Vibe dampeners affect feel/feedback more than anything else.
     
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  11. The Isomotion31

    The Isomotion31 Semi-Pro

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    I've since switched to a rubber band...I just dislike the "ping" sound....

    Although, I did find a lightning bolt dampener last night in the parking lot of the tennis courts....Maybe it is a sign? The thing was real dirty and had to be cleaned up.
     
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  12. Francis27

    Francis27 Semi-Pro

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    Lol maybe it is a sign from the tennis gods :) Next thing you know your playing like Federer
     
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  13. spinovic

    spinovic Hall of Fame

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    I like vibration dampeners, if for nothing else than the sound the racquet makes when you hit the ball with one in vs. without one.

    Do they help beyond that? I don't know. I haven't played enough without one to make a judgment. I certainly don't feel like they're hurting me.

    What makes a good one? To me, its one that will consistently stay on the racquet. I've lost a few that fell off while hitting, but I think I know what to look for now. The ones I have now aren't likely to come out without me taking them out.

    Oh yeah...don't like the worm dampeners. Or the Wilsom Shock Trap - I'd group it with worms, but who knows.
     
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  14. Fearsome Forehand

    Fearsome Forehand Professional

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    No, all they do is change the sound from a ping to a pop.
     
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  15. Francis27

    Francis27 Semi-Pro

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    Try the babolat custom damps theyre in a square shape and you can custom it to dampen most of the vibration or some of the vibration so you could still feel the ball
     
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  16. Muppet

    Muppet Hall of Fame

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    I find that I can adjust the amount of feedback getting to my hand by just sliding the damp or elastic up and down the middle two mains, below the lowest cross string. Babolat's custom damp sounds gimmicky to me.
     
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  17. spinovic

    spinovic Hall of Fame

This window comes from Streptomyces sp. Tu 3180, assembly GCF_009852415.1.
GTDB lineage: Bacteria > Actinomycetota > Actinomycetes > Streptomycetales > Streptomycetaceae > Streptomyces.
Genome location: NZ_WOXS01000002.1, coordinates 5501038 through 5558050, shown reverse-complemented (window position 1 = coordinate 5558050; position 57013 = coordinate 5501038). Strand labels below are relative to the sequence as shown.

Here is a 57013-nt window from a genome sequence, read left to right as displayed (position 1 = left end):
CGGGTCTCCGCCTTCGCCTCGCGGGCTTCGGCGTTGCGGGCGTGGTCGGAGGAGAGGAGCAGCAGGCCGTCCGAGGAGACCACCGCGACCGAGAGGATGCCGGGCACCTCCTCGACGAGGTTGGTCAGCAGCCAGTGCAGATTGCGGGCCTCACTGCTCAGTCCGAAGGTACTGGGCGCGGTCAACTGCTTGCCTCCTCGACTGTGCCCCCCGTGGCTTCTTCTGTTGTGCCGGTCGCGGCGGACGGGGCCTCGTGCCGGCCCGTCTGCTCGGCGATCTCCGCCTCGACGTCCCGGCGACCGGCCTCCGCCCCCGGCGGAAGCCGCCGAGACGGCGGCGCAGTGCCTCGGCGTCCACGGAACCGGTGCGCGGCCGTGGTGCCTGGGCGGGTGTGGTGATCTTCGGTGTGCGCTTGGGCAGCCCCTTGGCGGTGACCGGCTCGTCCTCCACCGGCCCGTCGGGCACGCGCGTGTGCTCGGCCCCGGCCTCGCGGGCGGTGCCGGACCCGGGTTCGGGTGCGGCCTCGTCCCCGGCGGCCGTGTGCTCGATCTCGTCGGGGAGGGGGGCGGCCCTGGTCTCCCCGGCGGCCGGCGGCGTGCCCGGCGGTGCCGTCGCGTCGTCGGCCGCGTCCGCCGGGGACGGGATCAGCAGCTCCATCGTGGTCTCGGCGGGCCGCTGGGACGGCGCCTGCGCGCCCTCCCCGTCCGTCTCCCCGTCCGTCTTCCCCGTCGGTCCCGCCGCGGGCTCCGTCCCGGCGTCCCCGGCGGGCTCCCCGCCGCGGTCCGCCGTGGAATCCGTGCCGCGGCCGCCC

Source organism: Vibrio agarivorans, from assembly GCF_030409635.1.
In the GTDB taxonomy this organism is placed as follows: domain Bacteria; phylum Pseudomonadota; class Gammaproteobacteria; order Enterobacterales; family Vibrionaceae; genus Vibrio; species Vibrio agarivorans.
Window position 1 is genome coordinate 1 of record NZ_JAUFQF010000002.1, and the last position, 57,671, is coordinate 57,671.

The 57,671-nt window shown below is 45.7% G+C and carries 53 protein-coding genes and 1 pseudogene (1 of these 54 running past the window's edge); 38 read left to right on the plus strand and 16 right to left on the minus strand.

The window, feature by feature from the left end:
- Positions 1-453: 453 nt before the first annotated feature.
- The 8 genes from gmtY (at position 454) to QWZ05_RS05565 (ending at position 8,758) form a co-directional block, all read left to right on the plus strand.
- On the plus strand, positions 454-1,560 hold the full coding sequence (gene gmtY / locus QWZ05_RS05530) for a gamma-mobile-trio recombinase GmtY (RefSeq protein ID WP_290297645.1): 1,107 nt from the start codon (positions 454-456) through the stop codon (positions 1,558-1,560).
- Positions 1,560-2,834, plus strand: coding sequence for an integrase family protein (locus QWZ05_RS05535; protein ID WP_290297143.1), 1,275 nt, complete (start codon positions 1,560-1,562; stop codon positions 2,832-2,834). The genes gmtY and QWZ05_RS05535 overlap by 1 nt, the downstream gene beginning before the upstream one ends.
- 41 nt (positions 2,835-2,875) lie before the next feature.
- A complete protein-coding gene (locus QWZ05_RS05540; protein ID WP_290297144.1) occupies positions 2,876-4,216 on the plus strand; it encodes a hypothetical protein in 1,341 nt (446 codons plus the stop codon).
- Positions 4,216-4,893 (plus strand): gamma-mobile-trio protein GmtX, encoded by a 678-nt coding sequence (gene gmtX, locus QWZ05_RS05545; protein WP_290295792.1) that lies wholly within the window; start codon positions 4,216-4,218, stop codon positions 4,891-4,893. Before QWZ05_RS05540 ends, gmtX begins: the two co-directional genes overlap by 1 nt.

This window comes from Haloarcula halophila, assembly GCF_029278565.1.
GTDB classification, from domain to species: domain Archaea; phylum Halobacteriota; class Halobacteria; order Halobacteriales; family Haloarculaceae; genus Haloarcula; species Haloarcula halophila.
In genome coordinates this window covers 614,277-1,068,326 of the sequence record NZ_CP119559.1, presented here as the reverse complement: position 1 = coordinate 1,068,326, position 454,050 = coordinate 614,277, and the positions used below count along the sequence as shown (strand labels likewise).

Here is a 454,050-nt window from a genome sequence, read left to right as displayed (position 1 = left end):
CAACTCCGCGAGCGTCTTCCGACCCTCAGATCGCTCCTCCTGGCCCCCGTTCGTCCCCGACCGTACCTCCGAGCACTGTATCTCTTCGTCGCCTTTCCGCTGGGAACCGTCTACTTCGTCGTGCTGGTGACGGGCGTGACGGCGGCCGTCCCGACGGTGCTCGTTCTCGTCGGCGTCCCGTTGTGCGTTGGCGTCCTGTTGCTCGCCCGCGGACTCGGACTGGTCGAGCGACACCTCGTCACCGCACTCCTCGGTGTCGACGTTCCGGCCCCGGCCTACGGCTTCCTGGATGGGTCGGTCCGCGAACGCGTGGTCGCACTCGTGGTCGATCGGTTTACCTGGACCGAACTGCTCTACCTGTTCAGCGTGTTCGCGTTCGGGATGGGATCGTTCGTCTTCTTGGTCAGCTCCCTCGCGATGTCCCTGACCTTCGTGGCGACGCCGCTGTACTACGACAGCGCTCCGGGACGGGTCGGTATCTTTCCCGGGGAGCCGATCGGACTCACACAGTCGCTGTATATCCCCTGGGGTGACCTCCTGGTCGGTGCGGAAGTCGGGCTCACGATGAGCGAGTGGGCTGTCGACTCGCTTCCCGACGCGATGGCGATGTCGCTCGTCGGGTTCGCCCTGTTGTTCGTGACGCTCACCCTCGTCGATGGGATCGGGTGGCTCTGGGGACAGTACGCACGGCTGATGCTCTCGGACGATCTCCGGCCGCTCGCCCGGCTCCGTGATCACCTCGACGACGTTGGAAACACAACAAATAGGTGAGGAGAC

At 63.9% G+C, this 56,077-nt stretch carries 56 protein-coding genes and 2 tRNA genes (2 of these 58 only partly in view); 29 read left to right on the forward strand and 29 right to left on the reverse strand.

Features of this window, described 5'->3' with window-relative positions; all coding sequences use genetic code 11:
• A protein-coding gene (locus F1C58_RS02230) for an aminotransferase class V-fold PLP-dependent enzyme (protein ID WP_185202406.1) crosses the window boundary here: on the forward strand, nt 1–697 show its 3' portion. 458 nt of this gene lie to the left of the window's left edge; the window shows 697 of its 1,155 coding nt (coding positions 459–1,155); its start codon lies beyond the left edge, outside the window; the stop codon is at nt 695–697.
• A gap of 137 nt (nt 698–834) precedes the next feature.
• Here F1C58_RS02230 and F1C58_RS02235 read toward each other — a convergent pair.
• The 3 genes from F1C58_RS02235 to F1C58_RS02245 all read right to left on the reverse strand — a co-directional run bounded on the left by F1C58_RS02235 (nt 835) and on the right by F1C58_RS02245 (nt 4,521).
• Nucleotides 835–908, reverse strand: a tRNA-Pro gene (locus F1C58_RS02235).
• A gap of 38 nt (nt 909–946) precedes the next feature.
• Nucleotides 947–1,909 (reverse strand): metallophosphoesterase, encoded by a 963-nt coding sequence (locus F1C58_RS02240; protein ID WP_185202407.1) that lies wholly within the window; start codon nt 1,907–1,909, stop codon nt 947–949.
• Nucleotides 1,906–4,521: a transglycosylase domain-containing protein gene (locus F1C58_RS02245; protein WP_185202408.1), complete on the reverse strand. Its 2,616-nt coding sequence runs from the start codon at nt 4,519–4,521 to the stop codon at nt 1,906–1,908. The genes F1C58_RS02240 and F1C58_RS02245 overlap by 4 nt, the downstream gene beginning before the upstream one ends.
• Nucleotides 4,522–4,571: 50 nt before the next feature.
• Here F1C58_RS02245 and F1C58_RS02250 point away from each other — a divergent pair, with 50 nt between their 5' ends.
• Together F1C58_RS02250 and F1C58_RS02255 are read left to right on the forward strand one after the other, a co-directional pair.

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    Babolat dampeners - like everything else they sell - are too expensive, when you can get something comparable for less money. That's why I generally do not even consider purchasing anything from Babolat outside of a racquet. The racquet prices are just like everyone elses, but it seems to me that all their dampeners, grips, strings, etc. are just a little higher than most everyone else.
     
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  18. ArliHawk

    ArliHawk Hall of Fame

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    Loony damps are pretty cheap if you can find them, and they are great dampeners.
     
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  19. Francis27

    Francis27 Semi-Pro

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    I tried putting my dampener on different types of stiff racquets and for some odd reason when i put it on my PD2012 it doesnt feel as stiff it could just be me but it helps
     
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  20. barry

    barry Hall of Fame

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    I do find the dampner reduces vibration and seems to cut down on discomfort.

    A sound wave (like any wave) is a phenomenon which transports energy from one location to another without transporting matter. So when you have a dampener, you reduce the energy by eliminating some of the sound waves. As sound wave move through a medium, each particle of the medium vibrates at the same frequency. Thus using a dampener reduces the vibration, which in fact dampens the object
     
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  21. spinovic

    spinovic Hall of Fame

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    I would think it would have to have some effect, albeit a very minimal one. It certainly couldn't hurt, I wouldn't think.